Cerber Ransomware Evolves to Announce File Encryption Process with Loud Creepy Voice

ransomware audible voice alertThe landscape of malware is vast, and hackers are relentless in their latest efforts to launch their arsenal of threats aimed at vulnerable computer users. One of the most recent threats to be aimed at computer users is the Cerber Ransomware, one that has recently evolved since its conception just weeks ago to announce audibly a creepy voice notification on infected computers.

Cerber Ransomware, much like many other encryption type ransomware, is known to encrypt files on an infected computer and hold those files for a substantial ransom fee that claims will lead to release of a decryption key to restoring the encrypted files. While the initial functions of Cerber Ransomware were already serious enough, the latest update of the threat has it speaking out loud in a creepy audible voice saying, "Attention! Attention! Attention!, Your documents, photos, databases, and other files have been encrypted!"

There have been many other accounts of malware threats having the ability to speak or make other audible tones as an additional alert to the computer users potentially attempting to relay the severity of the infection. Cerber Ransomware is the first ransomware that also encrypts files to utilize an audible notification that is believed to further coax computer users into paying the ransom fee.

Ransomware like Cerber is disastrous for most computer users as it is known to encrypt several files making the infected computer virtually useless for performing various functions or surfing the Internet. What makes threats like Cerber Ransomware so devastating is not only the idea of it speaking out loud over your computer's speakers of your files being encrypted, but the potential loss of all of your files. In over half of Cerber Ransomware-infected systems, the computer user is left without any reprise in restoring their system unless they have a full backup copy of their hard drive stored on another storage device. This is a commonality among ransomware like Cerber and similar threats, such as CryptoLocker, CryptoWall, TeslaCrypt and many others.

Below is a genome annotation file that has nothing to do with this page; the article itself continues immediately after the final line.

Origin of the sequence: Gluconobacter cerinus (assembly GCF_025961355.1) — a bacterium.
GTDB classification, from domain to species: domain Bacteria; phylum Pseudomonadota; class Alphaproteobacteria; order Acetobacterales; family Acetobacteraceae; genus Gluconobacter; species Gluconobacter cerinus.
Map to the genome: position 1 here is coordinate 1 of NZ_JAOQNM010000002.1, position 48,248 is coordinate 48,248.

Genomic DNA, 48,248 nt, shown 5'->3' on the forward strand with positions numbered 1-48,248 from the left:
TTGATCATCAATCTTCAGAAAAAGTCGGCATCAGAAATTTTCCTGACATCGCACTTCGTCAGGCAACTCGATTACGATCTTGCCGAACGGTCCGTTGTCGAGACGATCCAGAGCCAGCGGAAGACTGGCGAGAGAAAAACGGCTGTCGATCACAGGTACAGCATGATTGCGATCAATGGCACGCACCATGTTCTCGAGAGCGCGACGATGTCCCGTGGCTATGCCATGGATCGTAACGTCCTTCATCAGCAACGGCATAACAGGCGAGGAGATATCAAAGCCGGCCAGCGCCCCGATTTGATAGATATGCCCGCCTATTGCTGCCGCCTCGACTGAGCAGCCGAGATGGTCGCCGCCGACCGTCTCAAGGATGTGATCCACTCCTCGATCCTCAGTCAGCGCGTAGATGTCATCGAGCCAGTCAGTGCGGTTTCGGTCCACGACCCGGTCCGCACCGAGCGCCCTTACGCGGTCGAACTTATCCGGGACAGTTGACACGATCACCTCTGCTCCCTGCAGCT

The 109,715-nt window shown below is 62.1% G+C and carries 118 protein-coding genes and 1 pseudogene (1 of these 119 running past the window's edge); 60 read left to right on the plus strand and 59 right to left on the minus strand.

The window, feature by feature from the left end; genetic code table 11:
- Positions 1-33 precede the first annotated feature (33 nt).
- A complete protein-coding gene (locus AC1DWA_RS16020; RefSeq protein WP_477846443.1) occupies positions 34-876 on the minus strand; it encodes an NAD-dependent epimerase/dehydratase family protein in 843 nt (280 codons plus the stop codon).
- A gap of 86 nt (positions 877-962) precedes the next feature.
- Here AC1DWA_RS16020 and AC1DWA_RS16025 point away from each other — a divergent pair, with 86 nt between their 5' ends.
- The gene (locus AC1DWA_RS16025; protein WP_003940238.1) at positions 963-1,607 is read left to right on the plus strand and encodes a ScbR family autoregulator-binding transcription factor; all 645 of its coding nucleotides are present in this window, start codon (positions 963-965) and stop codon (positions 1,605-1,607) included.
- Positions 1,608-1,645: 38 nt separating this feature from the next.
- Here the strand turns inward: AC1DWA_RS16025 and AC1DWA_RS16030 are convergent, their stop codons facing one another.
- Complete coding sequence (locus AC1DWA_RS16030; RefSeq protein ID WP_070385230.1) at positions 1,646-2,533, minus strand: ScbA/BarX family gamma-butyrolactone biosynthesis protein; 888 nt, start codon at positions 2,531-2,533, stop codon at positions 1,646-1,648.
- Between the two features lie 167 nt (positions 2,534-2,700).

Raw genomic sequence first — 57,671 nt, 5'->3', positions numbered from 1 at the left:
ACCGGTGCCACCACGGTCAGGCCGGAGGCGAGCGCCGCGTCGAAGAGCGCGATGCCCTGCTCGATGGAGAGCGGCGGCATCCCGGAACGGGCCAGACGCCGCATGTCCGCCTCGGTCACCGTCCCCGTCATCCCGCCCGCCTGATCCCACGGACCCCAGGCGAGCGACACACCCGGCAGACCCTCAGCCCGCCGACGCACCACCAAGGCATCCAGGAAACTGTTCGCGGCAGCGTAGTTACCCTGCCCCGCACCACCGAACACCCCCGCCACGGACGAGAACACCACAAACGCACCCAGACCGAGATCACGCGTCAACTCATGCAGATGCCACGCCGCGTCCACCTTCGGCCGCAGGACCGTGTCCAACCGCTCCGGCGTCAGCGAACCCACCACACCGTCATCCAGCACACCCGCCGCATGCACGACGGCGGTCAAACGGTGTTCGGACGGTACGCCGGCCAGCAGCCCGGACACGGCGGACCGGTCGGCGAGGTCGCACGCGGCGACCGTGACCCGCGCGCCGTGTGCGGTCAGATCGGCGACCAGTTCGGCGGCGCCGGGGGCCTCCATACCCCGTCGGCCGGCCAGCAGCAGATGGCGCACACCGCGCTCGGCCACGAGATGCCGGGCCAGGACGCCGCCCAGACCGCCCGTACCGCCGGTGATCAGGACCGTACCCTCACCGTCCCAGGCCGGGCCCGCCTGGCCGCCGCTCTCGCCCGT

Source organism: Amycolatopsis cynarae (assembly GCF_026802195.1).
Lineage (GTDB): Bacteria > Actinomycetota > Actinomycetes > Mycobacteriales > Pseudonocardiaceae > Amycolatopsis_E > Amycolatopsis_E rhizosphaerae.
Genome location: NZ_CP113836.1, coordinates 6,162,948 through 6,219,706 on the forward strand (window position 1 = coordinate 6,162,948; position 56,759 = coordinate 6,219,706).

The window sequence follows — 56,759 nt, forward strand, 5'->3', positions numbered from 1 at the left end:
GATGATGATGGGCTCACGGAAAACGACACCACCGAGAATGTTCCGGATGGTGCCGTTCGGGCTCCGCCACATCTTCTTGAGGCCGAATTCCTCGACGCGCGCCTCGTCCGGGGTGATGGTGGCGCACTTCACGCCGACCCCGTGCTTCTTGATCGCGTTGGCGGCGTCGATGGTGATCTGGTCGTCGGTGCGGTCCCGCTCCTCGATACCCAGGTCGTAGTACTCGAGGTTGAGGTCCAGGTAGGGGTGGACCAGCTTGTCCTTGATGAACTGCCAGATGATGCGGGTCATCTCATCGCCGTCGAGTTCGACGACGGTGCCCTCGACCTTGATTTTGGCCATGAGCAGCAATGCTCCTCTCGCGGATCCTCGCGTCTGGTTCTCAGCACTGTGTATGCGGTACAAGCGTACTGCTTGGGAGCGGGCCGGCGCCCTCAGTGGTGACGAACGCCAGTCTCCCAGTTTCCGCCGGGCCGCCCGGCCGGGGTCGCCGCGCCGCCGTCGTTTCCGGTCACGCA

As we dig deeper into the spreading methods of Cerber Ransomware, we have found where it is bundled as a Ransowmare-as-a-Service threat, which means the threat can be easily customized to modify the ransom message and list of targeted file extensions. Moreover, Cerber Ransomware has reportedly been available for sale through underground Russian hacker forums, or what some call the Dark Web. Such an avenue of spreading and marketing Cerber Ransomware allows would-be hackers to utilize the threat and customize it in a way to specifically target certain areas or computers.

The functionality of Cerber Ransomware goes much further than its ability to speak a creepy voice through an infected computer's speakers. In fact, Cerber Ransomware can check a targeted computer's location and decide if it should initiate its malicious functions.

Advancements of Cerber Ransomware are clear after we discovered that now utilizes the nearly-undefeatable AES-256 encryption algorithm. Fundamentally, there is no way of decrypting the files that Cerber Ransomware takes hold of and encrypts. Computer users are left with the only option of restoring their system from a backup copy of their hard drive or paying the ransom free to obtain a decryption key, which is a booming business for the majority of users faced with threats like Cerber Ransomware.

Cerber is nearly considered to be a new breed of ransomware threats in that it will first encrypt files and then make its audible announcement of the files being encrypted. Additionally, Cerber Ransomware will redirect users to a page to install the TOR browser to pay the fee, which is about $500 at the time of our investigation.

As the sophistication of malware threats like Cerber Ransomware evolves, we expect to see a propagation of threats that do all sorts of strange things, including audibly speaking out its malicious intentions to further scare computer users into submission so they may fund the next payday of ruthless hackers.

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